Dominik Hasek said he thought he was cheated twice last night in Game 2 of the Eastern Conference finals.

The Buffalo Sabres' goaltender, who had been invincible during an eight-game postseason winning streak, said he thought two of the Washington Capitals' goals should not have counted in the Sabres' 3-2 overtime loss at MCI Center that left the series tied at one game apiece.

Hasek said he believed icing should have been called just prior to the Capitals' winning goal in overtime, which would have meant a face-off in the Capitals' zone. Instead, play was allowed to continue and Andrei Nikolishin passed from the right corner to Todd Krygier, who scored the decisive goal 3 minutes 1 seconds into overtime.

"It was icing," Hasek said. "That's why I let the puck go. . . . I knew it was icing. I didn't even have to watch the replay. But they scored the goal right after that."

Hasek also said his teammates told him that Washington forward Peter Bondra was in the crease and that Bondra had bumped him illegally before deflecting in a shot for the Capitals' first goal. That goal, which tied the score at 1, came with 4.9 seconds left in the second period and ended Hasek's shutout streak against the Capitals at 171 minutes 10 seconds.

"I wanted a review," Sabres Coach Lindy Ruff said. "There was none. I asked {referee Kerry} Fraser for an explanation and he said there was no interference."

Hasek finished with 36 saves, but couldn't help feeling he had not done his job as Buffalo lost for just the second time in 11 playoff games. It was the Sabres' first loss in four overtime games this spring.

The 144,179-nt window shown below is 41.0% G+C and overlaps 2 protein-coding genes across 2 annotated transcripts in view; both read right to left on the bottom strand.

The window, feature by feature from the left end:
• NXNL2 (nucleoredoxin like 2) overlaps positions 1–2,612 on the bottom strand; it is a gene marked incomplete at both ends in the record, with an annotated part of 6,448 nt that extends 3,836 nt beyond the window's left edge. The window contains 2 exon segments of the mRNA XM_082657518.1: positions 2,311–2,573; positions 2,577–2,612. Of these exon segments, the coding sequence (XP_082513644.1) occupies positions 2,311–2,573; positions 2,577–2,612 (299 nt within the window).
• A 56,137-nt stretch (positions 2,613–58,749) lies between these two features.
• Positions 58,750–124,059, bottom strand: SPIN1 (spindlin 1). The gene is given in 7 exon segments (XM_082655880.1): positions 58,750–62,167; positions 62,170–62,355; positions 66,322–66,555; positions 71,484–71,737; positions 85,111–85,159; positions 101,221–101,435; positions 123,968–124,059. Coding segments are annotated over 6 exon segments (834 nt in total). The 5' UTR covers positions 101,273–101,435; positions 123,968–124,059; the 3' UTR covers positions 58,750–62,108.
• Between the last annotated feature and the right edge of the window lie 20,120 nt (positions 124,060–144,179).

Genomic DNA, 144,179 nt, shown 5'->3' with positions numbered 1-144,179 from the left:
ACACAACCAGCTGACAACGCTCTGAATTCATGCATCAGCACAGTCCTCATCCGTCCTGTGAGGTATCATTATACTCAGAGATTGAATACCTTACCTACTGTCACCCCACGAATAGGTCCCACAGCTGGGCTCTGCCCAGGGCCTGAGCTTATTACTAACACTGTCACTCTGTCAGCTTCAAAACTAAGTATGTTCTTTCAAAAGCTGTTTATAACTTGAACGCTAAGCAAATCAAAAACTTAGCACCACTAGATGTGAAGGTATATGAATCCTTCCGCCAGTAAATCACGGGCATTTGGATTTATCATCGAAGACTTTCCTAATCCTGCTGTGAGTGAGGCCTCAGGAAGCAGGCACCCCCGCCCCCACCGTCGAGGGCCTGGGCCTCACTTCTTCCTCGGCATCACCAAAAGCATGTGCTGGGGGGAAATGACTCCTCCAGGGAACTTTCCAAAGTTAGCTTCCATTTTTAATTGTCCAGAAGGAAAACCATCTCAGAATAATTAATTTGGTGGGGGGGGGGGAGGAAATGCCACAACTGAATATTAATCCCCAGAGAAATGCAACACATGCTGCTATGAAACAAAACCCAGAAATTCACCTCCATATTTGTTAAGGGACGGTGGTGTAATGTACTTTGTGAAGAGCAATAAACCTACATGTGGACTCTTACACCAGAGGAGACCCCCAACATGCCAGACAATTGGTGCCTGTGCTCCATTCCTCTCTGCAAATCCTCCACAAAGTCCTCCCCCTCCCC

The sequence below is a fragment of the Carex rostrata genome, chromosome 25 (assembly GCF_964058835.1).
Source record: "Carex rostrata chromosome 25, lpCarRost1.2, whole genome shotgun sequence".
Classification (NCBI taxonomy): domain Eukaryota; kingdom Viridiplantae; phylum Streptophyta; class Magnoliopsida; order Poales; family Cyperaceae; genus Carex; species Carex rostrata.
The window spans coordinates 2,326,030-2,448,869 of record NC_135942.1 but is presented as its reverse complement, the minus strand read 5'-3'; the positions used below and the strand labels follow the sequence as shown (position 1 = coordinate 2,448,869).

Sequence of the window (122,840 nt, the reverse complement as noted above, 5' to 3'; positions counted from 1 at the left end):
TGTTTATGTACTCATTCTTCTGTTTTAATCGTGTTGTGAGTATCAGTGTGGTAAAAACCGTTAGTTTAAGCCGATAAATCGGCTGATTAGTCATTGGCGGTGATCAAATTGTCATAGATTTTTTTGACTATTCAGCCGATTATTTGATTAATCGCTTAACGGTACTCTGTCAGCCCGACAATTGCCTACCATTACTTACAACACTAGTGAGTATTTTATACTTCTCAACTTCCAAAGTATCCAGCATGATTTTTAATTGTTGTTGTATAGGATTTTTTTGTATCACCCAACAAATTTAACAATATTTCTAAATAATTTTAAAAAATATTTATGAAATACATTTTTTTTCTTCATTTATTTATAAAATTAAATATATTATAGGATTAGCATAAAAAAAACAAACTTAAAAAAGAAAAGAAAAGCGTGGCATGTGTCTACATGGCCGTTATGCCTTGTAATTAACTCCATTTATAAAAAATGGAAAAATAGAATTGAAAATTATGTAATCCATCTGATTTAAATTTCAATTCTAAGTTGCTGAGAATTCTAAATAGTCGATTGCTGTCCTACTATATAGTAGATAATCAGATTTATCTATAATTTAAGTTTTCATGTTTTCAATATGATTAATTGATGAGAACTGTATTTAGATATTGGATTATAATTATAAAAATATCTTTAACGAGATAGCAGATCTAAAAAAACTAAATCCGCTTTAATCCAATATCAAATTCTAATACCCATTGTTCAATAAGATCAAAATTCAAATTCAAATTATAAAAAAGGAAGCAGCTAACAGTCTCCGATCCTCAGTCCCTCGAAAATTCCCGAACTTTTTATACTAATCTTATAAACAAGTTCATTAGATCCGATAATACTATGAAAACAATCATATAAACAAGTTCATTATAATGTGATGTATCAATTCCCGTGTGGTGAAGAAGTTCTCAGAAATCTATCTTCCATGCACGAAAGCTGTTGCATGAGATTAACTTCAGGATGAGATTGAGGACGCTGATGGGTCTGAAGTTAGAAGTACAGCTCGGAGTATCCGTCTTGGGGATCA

"You can't be happy if you lose the game," Hasek said. "Every shot you give up a goal, you think you could have done something about.

"On the first goal, I couldn't do anything -- it was a deflection. The second was a nice play by {Joe} Juneau. The third was a nice shot. Of course, you think you should make that save. But sometimes it's very difficult."

It was a difficult night all the way around for Hasek, who had looked solid until Bondra's goal late in the second period.

However, he was flopping on the ice when Juneau grabbed his own rebound (his first shot caromed off the skate of a Buffalo defenseman) and gave the Capitals a 2-1 lead by lifting a backhanded shot over Hasek with 5:44 left in regulation.

Suddenly, Hasek seemed vulnerable. Slightly more than one minute later, he was also very angry. He went to the left corner to play a loose puck and, after hitting the puck, was run into from behind by Bondra. Hasek fell to the ice, his stick flying from his blocker. After regaining his feet, Hasek hurled his blocker at Bondra as play moved to the other end of the rink.

A fracas ensued, involving all 10 skaters on the ice. When Fraser was through calling penalties, the Capitals had a two-minute power play, partly because of an unsportsmanlike conduct penalty on Hasek.

"Tonight we created a lot more traffic, bumped him here and there and threw him off his game a little bit," Capitals goaltender Olaf Kolzig said. "He seemed to get frustrated as the game went on."

However, Hasek regained his composure and made a splendid save on a shot by Brian Bellows from the left circle during the power play.

The importance of that save was magnified when Matthew Barnaby tied the score at 2 with a fluke goal in the final minute of regulation, forcing overtime. With the Sabres on a power play, Barnaby shot the puck toward the goal and it deflected in off the stick of Washington forward Esa Tikkanen.

In overtime, Hasek allowed a dump-in to go around the boards, thinking icing was going to be called on the Capitals. Instead, Nikolishin gained control in the right corner and backhanded a pass to Krygier all alone in the slot. He beat Hasek with a shot about one foot off the ice on the Hasek's stick side.

"On the first one, the skate was clearly in the crease and the last one was icing," Barnaby said. "Clearly, two of their goals should not have been allowed."